Contamination of dry mixed recycling (DMR) is a serious and expensive issue that is best avoided as it costs councils, and the taxpayer, a lot of money to put right. The term ‘contamination’ refers to the presence of the wrong items in recycling bins. It can result in a whole truckload of recycling being rejected and disposed of as rubbish instead, which is more costly than recycling, and more damaging to the environment.
That’s why in 2022, the Shared Monitoring Resource Team (SMRT) project was formed. Its aim was to run a partnership trial that would explore ways of reducing contamination, improving the quality of recycling as a result. From September to December, the project team carried out inspections of kerbside and communal recycling bins in Elmbridge, Guildford, Mole Valley, Runnymede, Spelthorne, Surrey Heath and Woking.
During that period 1,474 kerbside recycling bins were tagged, asking residents to remove contaminating items that can’t be recycled. Monitoring officers compiled a report of the contaminating items by area. Tagging contaminated recycling bins is a well-established system used by most districts and borough councils that has proven to be an effective method for bringing about a reduction in repeat contaminations.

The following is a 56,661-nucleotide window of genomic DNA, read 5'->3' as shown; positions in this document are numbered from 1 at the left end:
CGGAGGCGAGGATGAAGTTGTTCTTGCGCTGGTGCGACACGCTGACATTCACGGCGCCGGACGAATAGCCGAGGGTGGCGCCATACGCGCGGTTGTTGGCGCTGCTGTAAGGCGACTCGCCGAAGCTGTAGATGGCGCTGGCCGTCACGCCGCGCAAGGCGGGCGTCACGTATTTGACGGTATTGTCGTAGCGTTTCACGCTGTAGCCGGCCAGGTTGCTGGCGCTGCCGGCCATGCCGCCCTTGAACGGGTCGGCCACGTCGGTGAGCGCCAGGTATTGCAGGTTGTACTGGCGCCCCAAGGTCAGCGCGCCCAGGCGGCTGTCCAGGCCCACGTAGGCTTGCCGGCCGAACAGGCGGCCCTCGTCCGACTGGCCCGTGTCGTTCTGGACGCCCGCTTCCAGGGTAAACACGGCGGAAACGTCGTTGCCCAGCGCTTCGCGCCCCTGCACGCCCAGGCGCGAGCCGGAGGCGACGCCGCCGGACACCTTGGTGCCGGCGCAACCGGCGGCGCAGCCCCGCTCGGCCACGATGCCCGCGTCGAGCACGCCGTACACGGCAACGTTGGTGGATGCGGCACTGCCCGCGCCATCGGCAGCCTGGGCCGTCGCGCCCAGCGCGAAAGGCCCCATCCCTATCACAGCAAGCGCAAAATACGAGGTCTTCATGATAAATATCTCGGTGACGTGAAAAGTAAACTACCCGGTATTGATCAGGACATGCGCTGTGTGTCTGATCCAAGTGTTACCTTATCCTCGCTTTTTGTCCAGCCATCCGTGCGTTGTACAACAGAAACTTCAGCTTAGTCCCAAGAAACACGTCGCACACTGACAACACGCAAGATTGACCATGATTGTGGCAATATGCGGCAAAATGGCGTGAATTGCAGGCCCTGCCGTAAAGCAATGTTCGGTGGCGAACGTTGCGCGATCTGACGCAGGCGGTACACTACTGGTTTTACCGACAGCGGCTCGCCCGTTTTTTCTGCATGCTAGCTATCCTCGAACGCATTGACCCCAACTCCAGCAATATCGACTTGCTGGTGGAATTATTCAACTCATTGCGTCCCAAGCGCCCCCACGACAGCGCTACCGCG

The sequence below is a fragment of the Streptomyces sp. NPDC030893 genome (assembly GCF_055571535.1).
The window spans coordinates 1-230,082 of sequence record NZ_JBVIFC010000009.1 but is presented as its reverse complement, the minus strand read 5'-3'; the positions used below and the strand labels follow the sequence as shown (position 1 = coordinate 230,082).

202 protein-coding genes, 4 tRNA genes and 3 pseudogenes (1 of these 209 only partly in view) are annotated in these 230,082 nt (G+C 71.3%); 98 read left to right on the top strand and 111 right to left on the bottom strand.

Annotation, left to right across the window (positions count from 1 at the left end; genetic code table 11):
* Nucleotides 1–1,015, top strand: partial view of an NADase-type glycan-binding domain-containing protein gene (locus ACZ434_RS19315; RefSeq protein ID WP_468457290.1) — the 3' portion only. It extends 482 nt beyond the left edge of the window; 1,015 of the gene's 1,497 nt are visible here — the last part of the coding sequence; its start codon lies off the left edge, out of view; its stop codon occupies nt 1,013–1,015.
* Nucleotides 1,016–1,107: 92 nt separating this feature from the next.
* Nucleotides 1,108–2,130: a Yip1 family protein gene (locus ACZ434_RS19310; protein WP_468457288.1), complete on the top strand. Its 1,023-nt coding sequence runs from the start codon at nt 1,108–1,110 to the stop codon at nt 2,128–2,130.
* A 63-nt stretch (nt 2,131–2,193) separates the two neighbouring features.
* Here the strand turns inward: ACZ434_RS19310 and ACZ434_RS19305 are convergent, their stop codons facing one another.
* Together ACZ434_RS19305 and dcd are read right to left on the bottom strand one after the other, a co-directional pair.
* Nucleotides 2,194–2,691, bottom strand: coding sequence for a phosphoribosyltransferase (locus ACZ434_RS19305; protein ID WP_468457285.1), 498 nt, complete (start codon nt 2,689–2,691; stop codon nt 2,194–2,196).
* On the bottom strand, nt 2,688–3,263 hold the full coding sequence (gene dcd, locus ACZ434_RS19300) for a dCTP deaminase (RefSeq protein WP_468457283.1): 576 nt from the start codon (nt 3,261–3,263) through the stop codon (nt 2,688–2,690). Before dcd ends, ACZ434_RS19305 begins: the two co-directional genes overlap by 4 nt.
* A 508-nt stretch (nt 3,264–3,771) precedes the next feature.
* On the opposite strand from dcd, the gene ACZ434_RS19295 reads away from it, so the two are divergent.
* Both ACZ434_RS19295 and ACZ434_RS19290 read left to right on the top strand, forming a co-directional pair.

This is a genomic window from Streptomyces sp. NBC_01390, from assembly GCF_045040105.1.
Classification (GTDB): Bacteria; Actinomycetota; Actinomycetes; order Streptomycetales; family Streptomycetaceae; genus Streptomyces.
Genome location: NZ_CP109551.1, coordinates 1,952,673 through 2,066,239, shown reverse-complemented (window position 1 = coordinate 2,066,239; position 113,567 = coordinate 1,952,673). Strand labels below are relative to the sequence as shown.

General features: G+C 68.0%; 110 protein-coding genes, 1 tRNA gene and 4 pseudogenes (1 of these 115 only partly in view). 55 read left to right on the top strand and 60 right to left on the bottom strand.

At blocks of flats with communal recycling bins, over 350 bin stores were monitored for issues that could be contributing to contamination, and a report was compiled detailing the multiple factors involved – the condition of the site, overflowing rubbish bins, a lack of small gap lids to prevent incorrect items being placed in the recycling bins, and incorrectly configured food waste bins.
The trial has provided useful insights that could be used for future partnership projects and initiatives. Data from the findings is being used to inform improvement work that is being taken forward by the participating councils, such as further training for collection crews, improvements to the reporting of contamination, and the introduction of tags for crews to start using at communal bin stores.
Findings from the SMRT project will also be used to inform future contamination initiatives within the SEP programme of work.